Monday, 7 June 2010

Miniatures Monday - Holy Orders

Which is better?

"I turn the ghouls"


"Back, foul shambling shapes of corruption, I banish thee to the graves whence you came, in the name of (insert your deity's name here)"

Well, of course we'd all like to think we'd be the latter, putting the maximum effort into role-playing the cleric, but after a while, we default to the former and I think that games are possibly the poorer for it.

If you do want to go for the Laurence Olivier approach to playing a cleric, then this is the figure for you. Just look at that dour, humourless and very earnest face, framed by a cowl and - for good measure, in case the deity is off making a cup of tea - a helm. That's the sort of face that would willingly turn heretics into bonfires, put a hand to the Inquisition's rack and, yes, use twenty words to turn undead where only four would do.

The shading on the robes is perhaps a little heavy-handed, but bear in mind that the figure is only 25mm and on the table (rather than exposed to the merciless eye of the digicam and flash) would probably look a lot better. Again, the metal of the breastplate, what can be seen of it, is suitably tarnished, and the tiny pouches at the belt are well done. Note the way in which the belt buckle is picked out in metal, compared to the leather of the belt itself.

The club in the right hand, presumably there in case faith has to be backed up with deeds looks menacingly chunky and those knobbles would make a dent in many an orc's head. In fact, the cross itself is heavy enough to do 1d4 of damage if wielded in anger.

The (lack of) wisdom of wearing a white under-robe into a dungeon is exemplified by the generally grubby finish that Andy has given it. That's definitely a sixty degree wash.

Playing men in skirts is an interesting feature of running magic users and clerics (the enfolding swathes of cloth would surely hinder the expeditious retreat of this holy man). Poking out from under his hem are his sandals, which - while authentic for this monastically-oriented cleric - might be a bit impractical in the dungeon environment. I can just imagine a 1st level cleric, having just begun his career in dungeons complaning that he can't go down that tunnel because he'd get his robes dirty and the underground stream would give him chillblains.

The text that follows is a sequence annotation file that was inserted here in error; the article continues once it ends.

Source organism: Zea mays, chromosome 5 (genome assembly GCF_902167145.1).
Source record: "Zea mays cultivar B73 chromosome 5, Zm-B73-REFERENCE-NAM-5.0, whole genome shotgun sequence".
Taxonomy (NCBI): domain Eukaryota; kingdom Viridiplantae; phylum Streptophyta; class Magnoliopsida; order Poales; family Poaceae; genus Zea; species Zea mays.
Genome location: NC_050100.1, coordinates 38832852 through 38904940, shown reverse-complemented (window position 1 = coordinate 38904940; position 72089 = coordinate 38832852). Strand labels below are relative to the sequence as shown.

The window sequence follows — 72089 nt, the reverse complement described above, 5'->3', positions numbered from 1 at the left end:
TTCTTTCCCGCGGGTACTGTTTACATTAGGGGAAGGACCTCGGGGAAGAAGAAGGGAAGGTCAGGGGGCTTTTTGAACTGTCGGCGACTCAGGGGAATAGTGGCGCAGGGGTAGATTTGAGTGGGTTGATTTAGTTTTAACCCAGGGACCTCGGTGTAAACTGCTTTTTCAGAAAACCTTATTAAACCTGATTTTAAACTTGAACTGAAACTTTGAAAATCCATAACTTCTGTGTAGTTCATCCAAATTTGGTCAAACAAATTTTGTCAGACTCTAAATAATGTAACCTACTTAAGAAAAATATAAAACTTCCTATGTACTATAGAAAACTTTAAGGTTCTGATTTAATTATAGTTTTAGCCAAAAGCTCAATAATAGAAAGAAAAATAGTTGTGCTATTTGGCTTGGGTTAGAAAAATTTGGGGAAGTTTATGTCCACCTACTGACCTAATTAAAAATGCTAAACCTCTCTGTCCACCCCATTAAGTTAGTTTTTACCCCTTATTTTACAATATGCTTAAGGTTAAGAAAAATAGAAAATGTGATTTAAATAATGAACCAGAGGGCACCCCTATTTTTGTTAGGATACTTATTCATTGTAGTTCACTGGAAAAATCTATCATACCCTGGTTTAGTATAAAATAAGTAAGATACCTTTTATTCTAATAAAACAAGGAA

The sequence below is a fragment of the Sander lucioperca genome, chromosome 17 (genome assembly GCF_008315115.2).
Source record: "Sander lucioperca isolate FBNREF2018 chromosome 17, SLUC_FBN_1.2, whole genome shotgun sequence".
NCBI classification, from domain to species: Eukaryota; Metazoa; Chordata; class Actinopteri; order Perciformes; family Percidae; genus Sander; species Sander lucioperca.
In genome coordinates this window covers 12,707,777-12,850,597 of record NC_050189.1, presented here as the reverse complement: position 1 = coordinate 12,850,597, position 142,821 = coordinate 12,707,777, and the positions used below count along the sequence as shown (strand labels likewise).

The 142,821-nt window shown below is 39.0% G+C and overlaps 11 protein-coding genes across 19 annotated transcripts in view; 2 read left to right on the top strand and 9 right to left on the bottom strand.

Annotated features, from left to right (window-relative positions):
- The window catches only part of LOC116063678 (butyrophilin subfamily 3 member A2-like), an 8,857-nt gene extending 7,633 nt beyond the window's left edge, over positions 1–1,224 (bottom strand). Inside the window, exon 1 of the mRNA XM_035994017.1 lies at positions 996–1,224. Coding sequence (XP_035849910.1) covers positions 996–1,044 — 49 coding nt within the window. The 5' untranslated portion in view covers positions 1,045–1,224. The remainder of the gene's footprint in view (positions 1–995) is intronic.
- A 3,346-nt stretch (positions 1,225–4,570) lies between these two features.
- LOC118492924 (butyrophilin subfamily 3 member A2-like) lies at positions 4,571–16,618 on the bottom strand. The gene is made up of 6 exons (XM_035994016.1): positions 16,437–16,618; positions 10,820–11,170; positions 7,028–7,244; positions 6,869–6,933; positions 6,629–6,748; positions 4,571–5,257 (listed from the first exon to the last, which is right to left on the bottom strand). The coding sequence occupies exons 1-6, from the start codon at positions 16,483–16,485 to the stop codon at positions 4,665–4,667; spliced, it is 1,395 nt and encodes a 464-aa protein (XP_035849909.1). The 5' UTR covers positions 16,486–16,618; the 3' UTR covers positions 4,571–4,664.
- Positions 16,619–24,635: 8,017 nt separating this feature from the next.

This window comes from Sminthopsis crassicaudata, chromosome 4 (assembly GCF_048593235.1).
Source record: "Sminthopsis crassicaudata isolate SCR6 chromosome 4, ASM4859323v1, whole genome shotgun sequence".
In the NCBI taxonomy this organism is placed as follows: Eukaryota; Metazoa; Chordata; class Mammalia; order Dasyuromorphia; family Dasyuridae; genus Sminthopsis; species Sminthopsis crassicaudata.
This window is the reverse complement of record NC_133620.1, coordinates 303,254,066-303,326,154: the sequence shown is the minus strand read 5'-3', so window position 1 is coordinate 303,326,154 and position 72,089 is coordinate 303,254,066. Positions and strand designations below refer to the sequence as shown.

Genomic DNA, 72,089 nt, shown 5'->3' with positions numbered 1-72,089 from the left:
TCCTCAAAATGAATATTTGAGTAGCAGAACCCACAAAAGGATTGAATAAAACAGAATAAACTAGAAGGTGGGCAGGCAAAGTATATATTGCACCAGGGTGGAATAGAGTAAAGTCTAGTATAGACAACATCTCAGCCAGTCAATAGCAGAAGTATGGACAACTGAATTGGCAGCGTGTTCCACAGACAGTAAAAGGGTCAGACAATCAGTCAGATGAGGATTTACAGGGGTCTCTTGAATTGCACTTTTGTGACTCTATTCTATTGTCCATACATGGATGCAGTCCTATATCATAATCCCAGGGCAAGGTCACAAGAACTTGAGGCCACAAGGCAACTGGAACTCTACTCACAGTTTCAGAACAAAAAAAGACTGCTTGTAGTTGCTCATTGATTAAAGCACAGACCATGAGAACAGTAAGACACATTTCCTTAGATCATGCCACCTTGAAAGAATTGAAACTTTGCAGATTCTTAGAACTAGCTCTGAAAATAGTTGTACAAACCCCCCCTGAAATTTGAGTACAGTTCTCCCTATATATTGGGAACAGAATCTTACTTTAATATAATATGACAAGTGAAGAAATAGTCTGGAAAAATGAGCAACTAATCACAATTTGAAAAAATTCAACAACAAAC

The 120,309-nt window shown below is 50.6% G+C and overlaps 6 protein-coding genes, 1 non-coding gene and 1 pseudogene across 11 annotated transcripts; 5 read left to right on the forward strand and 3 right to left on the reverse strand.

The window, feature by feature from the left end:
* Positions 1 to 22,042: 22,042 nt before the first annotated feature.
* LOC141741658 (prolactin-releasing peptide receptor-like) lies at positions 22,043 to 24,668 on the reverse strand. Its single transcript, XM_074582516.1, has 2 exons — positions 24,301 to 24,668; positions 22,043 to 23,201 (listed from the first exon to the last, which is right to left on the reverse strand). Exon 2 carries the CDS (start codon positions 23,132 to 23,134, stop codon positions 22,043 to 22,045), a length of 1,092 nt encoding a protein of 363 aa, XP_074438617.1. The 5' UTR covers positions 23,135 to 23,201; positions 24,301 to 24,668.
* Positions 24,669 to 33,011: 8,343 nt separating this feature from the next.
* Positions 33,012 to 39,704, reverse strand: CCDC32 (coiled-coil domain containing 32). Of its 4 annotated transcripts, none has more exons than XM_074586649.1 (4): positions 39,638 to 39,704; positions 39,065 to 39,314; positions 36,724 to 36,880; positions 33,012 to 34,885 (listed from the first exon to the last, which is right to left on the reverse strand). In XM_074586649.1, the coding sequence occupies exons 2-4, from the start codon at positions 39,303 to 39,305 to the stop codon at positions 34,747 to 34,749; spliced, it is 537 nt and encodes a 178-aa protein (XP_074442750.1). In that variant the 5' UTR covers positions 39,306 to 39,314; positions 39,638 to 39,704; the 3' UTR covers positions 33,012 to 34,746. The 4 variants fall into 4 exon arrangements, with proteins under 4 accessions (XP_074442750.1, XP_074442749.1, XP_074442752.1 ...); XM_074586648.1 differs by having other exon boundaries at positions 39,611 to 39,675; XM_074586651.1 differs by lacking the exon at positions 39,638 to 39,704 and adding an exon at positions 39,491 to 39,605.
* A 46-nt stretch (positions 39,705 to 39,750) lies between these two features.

It's given me an idea that clerics and the religious in general might make a good theme for the Hooks Alphabet. I'll mull it over and see what comes up.

I'm hoping to post something on the Solo Dungeon this week and something a little tasty that might be of use to you all as well. If not, then I'll see you on Friday for some more art.


  1. I agree with your assessment, sometimes we spend so much time getting the fig just right, that it takes it forever to get it to the table.

    Who was the manufacturer of that little gem of a fig?

  2. All the figures that I've featured in this run are Citadel Miniatures from way back when; possibly 1982-3. They made some good figures back then.

  3. first good analysis I've read of practical considerations with robes in the dungeon environment. Actually, It's the only one I've ever read. ;)

  4. "I turn the ghouls" or
    "Back, foul shambling shapes of corruption, I banish thee to the graves whence you came, in the name of (insert your deity's name here)"

    I provide a bonus to the cleric for being more theatric, they get a bonus to turning and more exp.

  5. Looking forward to the solo dungeon. I'm curious how you develop it.

    The miniature looks great to me. I won the coolest owlbear miniature from Otherworld Miniatures and it will look like a black ooze by the time I get done painting it.

  6. Your miniature looks great. I got an owlbear mini from Otherworld miniatures and it will probably end up looking like a Black Ooze by the time I get done with it.

    Clerics should be dramatic. Robes definately help add flair, but suck when they get caught snagged on a door handle as you flee from a giant mind flayer. Oh, not mind flayer, I'm not allowed to use that. A giant flayer of fish.

  7. Clerics and their robes - strangely enough, this is one area that LARPers would have some meaningful input.

    (that's a sentence you don't hear very often)

  8. Figures in robes look good but the robes are not really practical as you write. I know that priests in battle in the medieval period wore the same as everyone else, so perhaps our clerics in the dungeon should do the same. Looking at wizards, the Karameikos gazetteer actually explicitly states that they wear the same clothes as everyone else. Be careful whom you try to rob there! :-)